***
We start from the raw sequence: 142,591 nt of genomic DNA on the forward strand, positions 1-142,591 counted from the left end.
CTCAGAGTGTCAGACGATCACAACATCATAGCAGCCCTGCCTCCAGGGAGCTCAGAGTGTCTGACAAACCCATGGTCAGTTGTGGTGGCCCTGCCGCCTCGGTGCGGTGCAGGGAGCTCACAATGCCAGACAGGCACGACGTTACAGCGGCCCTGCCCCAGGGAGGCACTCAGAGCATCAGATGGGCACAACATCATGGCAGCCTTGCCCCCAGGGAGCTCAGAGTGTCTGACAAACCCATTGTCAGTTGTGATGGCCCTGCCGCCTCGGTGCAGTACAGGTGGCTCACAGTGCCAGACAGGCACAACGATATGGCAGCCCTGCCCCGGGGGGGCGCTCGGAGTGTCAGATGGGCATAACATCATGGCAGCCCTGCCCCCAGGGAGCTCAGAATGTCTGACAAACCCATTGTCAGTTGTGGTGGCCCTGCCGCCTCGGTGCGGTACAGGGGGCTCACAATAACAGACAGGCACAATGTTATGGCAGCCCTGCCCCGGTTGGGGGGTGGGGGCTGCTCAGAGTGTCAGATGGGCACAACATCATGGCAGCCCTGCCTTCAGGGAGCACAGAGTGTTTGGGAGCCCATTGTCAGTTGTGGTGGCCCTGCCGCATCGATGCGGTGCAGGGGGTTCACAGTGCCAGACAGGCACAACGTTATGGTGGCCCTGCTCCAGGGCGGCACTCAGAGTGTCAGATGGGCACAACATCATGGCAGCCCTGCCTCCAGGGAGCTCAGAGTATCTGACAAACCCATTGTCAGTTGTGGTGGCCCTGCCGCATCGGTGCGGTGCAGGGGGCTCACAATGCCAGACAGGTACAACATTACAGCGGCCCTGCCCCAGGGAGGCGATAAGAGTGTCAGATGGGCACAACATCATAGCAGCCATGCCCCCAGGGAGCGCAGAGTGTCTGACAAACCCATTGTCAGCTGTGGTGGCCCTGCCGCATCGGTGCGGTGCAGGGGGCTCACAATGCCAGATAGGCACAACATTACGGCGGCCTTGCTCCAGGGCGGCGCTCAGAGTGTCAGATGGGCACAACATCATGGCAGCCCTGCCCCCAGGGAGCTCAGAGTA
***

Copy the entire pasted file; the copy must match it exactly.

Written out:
We start from the raw sequence: 142,591 nt of genomic DNA on the forward strand, positions 1-142,591 counted from the left end.
CTCAGAGTGTCAGACGATCACAACATCATAGCAGCCCTGCCTCCAGGGAGCTCAGAGTGTCTGACAAACCCATGGTCAGTTGTGGTGGCCCTGCCGCCTCGGTGCGGTGCAGGGAGCTCACAATGCCAGACAGGCACGACGTTACAGCGGCCCTGCCCCAGGGAGGCACTCAGAGCATCAGATGGGCACAACATCATGGCAGCCTTGCCCCCAGGGAGCTCAGAGTGTCTGACAAACCCATTGTCAGTTGTGATGGCCCTGCCGCCTCGGTGCAGTACAGGTGGCTCACAGTGCCAGACAGGCACAACGATATGGCAGCCCTGCCCCGGGGGGGCGCTCGGAGTGTCAGATGGGCATAACATCATGGCAGCCCTGCCCCCAGGGAGCTCAGAATGTCTGACAAACCCATTGTCAGTTGTGGTGGCCCTGCCGCCTCGGTGCGGTACAGGGGGCTCACAATAACAGACAGGCACAATGTTATGGCAGCCCTGCCCCGGTTGGGGGGTGGGGGCTGCTCAGAGTGTCAGATGGGCACAACATCATGGCAGCCCTGCCTTCAGGGAGCACAGAGTGTTTGGGAGCCCATTGTCAGTTGTGGTGGCCCTGCCGCATCGATGCGGTGCAGGGGGTTCACAGTGCCAGACAGGCACAACGTTATGGTGGCCCTGCTCCAGGGCGGCACTCAGAGTGTCAGATGGGCACAACATCATGGCAGCCCTGCCTCCAGGGAGCTCAGAGTATCTGACAAACCCATTGTCAGTTGTGGTGGCCCTGCCGCATCGGTGCGGTGCAGGGGGCTCACAATGCCAGACAGGTACAACATTACAGCGGCCCTGCCCCAGGGAGGCGATAAGAGTGTCAGATGGGCACAACATCATAGCAGCCATGCCCCCAGGGAGCGCAGAGTGTCTGACAAACCCATTGTCAGCTGTGGTGGCCCTGCCGCATCGGTGCGGTGCAGGGGGCTCACAATGCCAGATAGGCACAACATTACGGCGGCCTTGCTCCAGGGCGGCGCTCAGAGTGTCAGATGGGCACAACATCATGGCAGCCCTGCCCCCAGGGAGCTCAGAGTA